MEPS 224:77-85 (2001)  -  doi:10.3354/meps224077

Comparison of predation pressure in temperate and subtropical seagrass habitats based on chronographic tethering

Bradley J. Peterson1,*, Kip R. Thompson1, James H. Cowan Jr2, Kenneth L. Heck Jr2

1Department of Marine Sciences, University of South Alabama, Mobile, Alabama 36688, USA
2Dauphin Island Sea Laboratory, University of South Alabama, PO Box 369, Dauphin Island, Alabama 36528, USA
*Present address: Department of Biological Sciences, Florida International University, University Park, Miami, Florida 33199, USA. E-mail:

ABSTRACT: Chronographic tethering devices were used to investigate the effects of habitat type, prey type, tidal state and time of day on predation in the Damariscotta River, Maine (43°57¹N, 69° 35¹W) and in St. Joseph Bay, Florida (30°00¹N, 85°30¹W). Traditional tethering data (presence/absence) revealed that there were significant differences in the number of predation events between sites (p = 0.037) with more predation events occurring at the St. Joseph Bay site. In addition, there were significant differences in predation between prey types (p < 0.001). Regardless of site, significantly more Œsoft¹ bodied prey types (shrimp) were removed than Œhard¹ bodied prey types (brachyuran crabs). Separating the data by site revealed that there were significant differences between habitat types (seagrass interior, seagrass edge and unvegetated substrate) at the Damariscotta River site (p = 0.027), but not at the St. Joseph Bay site (p = 0.943). Using the time to predation recorded on the chronographic tethering devices, survival times were calculated. Based on prey survival time, comparisons were made between predation intensity in monotypic stands of the seagrasses Zostera marina L. (Damariscotta River) and Thalassia testudinum (St. Joseph Bay), and bare substrate and the grass edge at both study sites. There were no significant differences in survival time between habitats at the Damariscotta River site (p = 0874). However, the average prey survival time was significantly less for the seagrass bed edge at the St. Joseph Bay site than for the T. testudinum bed interior and unvegetated habitats (p = 0.019). In addition, the time to predation allowed the effect of tidal state and light versus dark on predation to be assessed. While neither tidal state nor light versus dark had any effect on predation at the Damariscotta River site (p = 0.096 and p = 0.481 respectively), at the St. Joseph Bay site, there were significantly more predation events during the day than at night (p < 0.001), regardless of tidal state (p = 0.664). The use of the chronographic tethering devices revealed that while there was no significant difference in the number of predation events or rate of predation at the St. Joseph Bay site, the interface (i.e. Œedge¹) between bare or unvegetated substrates and seagrass assemblages was associated with the highest predation risks.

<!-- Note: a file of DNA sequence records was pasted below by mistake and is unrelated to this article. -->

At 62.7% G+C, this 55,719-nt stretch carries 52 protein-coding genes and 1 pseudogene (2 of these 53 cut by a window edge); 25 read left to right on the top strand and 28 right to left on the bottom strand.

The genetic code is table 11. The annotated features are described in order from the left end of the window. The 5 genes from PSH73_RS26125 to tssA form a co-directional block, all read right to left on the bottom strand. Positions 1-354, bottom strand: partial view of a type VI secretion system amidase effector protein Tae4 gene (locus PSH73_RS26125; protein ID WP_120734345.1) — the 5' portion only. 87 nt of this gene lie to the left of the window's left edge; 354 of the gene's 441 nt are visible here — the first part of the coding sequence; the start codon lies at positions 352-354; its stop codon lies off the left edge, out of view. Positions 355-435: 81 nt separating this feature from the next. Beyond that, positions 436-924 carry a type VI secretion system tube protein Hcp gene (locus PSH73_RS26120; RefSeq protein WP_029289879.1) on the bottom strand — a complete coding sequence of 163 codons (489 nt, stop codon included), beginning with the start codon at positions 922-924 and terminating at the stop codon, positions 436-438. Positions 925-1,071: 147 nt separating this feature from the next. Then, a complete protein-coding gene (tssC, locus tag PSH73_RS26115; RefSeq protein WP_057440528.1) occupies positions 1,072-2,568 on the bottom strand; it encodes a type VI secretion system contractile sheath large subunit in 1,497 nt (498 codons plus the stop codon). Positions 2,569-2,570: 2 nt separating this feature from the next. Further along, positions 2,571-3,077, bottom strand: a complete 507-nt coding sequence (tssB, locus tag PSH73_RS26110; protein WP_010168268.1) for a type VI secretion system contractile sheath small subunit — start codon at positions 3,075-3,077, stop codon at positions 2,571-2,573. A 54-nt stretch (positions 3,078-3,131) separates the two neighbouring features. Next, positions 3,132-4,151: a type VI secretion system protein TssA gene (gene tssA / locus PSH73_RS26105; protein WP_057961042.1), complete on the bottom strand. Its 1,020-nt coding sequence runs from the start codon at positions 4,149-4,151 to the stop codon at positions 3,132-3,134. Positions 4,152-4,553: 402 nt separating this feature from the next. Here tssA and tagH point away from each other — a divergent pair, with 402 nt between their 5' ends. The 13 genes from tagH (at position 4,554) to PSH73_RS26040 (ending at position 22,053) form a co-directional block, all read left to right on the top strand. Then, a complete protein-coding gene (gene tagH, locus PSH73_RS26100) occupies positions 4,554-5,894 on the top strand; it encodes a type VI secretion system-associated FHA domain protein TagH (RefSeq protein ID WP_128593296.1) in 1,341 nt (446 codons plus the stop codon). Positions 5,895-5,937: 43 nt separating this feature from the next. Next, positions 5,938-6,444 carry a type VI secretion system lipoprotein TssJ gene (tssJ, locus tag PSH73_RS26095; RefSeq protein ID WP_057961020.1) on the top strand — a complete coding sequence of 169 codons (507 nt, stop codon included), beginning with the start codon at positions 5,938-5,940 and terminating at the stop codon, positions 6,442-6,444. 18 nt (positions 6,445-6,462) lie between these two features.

KEY WORDS: Chronographic tethering · Edge effects · Predation · Thalassia testudinum · Zostera marina


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